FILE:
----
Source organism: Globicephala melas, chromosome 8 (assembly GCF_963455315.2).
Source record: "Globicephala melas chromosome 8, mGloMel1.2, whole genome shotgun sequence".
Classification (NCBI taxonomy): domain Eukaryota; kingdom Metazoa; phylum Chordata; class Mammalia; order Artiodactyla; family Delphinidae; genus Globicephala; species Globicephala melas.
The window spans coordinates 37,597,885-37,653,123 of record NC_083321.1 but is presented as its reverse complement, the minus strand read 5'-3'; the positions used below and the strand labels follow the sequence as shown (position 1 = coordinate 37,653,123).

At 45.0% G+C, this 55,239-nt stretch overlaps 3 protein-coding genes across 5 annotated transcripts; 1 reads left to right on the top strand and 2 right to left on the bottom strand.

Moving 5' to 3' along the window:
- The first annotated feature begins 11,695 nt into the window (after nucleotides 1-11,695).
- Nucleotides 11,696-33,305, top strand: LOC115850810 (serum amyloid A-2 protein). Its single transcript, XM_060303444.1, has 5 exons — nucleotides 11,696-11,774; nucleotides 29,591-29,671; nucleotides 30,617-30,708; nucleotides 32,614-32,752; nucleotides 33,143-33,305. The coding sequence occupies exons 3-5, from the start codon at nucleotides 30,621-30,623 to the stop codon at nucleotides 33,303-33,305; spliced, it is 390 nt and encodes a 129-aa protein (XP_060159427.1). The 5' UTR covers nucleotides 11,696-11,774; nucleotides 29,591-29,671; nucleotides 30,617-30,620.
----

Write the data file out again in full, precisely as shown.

Source organism: Globicephala melas, chromosome 8 (assembly GCF_963455315.2).
Source record: "Globicephala melas chromosome 8, mGloMel1.2, whole genome shotgun sequence".
Classification (NCBI taxonomy): domain Eukaryota; kingdom Metazoa; phylum Chordata; class Mammalia; order Artiodactyla; family Delphinidae; genus Globicephala; species Globicephala melas.
The window spans coordinates 37,597,885-37,653,123 of record NC_083321.1 but is presented as its reverse complement, the minus strand read 5'-3'; the positions used below and the strand labels follow the sequence as shown (position 1 = coordinate 37,653,123).

At 45.0% G+C, this 55,239-nt stretch overlaps 3 protein-coding genes across 5 annotated transcripts; 1 reads left to right on the top strand and 2 right to left on the bottom strand.

Moving 5' to 3' along the window:
- The first annotated feature begins 11,695 nt into the window (after nucleotides 1-11,695).
- Nucleotides 11,696-33,305, top strand: LOC115850810 (serum amyloid A-2 protein). Its single transcript, XM_060303444.1, has 5 exons — nucleotides 11,696-11,774; nucleotides 29,591-29,671; nucleotides 30,617-30,708; nucleotides 32,614-32,752; nucleotides 33,143-33,305. The coding sequence occupies exons 3-5, from the start codon at nucleotides 30,621-30,623 to the stop codon at nucleotides 33,303-33,305; spliced, it is 390 nt and encodes a 129-aa protein (XP_060159427.1). The 5' UTR covers nucleotides 11,696-11,774; nucleotides 29,591-29,671; nucleotides 30,617-30,620.